A weak spot in that kind of theory is that, ex ante, one cannot know the “true” volatility and the market consensus revealed by pricing may not be the true price – that is, the market can and does get it wrong sometimes.
It has a lot to do with market sentiment. I started trading options on CAD fixed income in the early 1990s, a time of constitutional stress in Canada over the existential Quebec French language issue. Sovereign country risk was elevated, implieds rose well above realized vols and I sold tons of options to hedgers, making serious money doing so reverse trading after subsequent political events calmed the separatist fears and implieds fell. The character of the market then completely turned, whereupon the clients then all wanted to sell options instead of buy them (after vols fell!). Some traders got sick of bidding and quit trading. But implied vols fell enough that it became profitable to buy options and delta hedge them out.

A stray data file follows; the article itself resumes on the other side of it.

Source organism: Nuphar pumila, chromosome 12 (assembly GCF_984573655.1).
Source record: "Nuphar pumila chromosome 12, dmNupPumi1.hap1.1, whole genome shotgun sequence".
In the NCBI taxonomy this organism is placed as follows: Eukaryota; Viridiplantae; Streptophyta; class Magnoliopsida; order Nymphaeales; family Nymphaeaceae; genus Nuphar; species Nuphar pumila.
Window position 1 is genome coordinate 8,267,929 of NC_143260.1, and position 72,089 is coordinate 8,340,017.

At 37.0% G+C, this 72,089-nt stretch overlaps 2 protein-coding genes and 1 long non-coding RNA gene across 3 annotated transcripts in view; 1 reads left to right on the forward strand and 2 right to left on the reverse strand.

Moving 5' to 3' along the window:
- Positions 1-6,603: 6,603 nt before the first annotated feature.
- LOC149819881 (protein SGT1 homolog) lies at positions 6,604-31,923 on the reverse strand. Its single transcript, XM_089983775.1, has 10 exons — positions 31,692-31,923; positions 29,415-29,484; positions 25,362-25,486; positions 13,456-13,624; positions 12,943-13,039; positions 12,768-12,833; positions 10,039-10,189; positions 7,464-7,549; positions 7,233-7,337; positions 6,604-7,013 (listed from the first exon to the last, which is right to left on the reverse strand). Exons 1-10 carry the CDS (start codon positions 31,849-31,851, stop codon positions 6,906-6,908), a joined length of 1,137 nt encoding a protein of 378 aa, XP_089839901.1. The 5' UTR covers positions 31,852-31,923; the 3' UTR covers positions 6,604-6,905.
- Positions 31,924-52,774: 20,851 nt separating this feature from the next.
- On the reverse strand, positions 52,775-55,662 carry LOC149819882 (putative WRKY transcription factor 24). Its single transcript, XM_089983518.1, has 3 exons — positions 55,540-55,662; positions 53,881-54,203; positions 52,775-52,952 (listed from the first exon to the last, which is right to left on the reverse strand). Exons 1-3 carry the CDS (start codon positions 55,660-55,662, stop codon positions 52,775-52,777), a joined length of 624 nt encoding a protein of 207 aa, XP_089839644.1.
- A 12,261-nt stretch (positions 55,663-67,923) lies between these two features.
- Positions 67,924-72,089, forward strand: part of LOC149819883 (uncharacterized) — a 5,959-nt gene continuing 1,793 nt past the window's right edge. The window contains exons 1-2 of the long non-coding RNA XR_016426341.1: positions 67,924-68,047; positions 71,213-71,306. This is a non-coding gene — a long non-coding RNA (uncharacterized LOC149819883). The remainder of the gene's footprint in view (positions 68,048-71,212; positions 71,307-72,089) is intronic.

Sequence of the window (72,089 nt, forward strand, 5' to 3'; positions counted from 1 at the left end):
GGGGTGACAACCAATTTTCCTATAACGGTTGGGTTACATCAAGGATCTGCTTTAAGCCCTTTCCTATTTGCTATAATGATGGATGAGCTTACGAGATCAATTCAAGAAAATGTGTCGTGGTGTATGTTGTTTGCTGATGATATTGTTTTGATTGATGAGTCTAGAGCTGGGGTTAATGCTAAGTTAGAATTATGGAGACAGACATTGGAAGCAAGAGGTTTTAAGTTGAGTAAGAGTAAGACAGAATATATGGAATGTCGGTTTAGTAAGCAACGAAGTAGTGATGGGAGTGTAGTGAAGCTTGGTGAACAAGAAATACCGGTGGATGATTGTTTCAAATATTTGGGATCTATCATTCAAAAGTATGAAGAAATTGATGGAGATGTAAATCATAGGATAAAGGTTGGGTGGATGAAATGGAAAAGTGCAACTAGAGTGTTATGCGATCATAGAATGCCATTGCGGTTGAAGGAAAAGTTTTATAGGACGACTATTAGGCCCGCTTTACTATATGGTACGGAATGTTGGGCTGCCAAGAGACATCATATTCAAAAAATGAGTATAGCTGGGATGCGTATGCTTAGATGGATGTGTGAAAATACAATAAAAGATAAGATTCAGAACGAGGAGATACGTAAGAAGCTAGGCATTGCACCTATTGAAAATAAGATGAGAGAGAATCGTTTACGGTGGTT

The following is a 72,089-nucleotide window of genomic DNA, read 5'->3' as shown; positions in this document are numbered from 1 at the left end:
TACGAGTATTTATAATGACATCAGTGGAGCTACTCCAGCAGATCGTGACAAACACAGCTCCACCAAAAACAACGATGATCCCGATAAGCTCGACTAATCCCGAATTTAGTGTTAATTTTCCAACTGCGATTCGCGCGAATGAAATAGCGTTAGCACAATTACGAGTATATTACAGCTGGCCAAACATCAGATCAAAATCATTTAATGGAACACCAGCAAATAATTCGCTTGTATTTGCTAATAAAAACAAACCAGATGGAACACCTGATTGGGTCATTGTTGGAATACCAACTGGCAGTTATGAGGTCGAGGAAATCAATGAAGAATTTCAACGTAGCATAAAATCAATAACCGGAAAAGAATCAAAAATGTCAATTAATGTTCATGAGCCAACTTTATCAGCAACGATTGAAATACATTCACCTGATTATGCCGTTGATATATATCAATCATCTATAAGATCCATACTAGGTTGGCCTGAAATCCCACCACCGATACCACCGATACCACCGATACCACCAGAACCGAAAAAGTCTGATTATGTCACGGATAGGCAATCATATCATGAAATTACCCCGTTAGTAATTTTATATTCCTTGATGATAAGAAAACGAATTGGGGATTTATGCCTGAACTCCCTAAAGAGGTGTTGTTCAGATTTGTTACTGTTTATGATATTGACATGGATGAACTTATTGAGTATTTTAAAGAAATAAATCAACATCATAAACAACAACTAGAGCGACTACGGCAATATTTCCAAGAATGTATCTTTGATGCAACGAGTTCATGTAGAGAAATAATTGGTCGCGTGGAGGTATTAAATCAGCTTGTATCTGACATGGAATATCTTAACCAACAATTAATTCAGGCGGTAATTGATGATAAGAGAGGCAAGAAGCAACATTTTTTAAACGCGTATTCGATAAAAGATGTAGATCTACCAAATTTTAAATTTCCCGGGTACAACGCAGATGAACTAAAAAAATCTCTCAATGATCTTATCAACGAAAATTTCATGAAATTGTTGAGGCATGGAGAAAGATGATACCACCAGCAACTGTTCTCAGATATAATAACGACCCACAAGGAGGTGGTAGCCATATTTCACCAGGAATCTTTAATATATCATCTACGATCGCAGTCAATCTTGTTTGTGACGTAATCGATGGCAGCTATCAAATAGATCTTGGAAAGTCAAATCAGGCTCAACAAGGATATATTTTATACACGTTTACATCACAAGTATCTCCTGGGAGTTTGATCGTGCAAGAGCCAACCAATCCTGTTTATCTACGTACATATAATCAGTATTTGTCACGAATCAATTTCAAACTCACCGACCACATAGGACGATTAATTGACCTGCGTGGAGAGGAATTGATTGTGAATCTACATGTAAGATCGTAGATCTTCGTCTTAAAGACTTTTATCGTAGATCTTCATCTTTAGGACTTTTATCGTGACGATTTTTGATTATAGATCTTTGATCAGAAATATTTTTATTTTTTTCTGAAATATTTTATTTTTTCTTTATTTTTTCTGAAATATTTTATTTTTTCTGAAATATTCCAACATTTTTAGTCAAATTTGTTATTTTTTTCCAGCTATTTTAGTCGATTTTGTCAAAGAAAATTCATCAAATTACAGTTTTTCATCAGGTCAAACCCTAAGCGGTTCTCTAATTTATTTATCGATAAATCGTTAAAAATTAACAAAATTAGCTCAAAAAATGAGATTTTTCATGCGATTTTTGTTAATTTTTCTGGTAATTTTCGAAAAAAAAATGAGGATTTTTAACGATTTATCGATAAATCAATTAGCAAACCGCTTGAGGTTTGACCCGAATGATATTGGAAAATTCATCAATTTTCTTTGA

I don’t know how you build a theory around that, but one sometimes hears old school option traders say one makes more money selling options than buying. My experience was different, I didn’t care whether clients bought or sold. What I was always most happy about was when corporate clients had a similar itch and leaned the same way, the momentum thing. Maybe that’s another theory?
Let’s finish with a bit of the Socratic method. A basic rule for option trading is that when you sell options you give back some of the premium received every time you reset a delta hedge, and vice versa. Hence you want implied vol to rise after you buy an option and fall when you sell. Does a wider bid/offer spread effectively serve to increase price vol? Is that what intrigues you? Review the hedge positions necessary for short/long call/put positions. Now think about how that interacts with the bid offer spread. Can the tail wag the dog?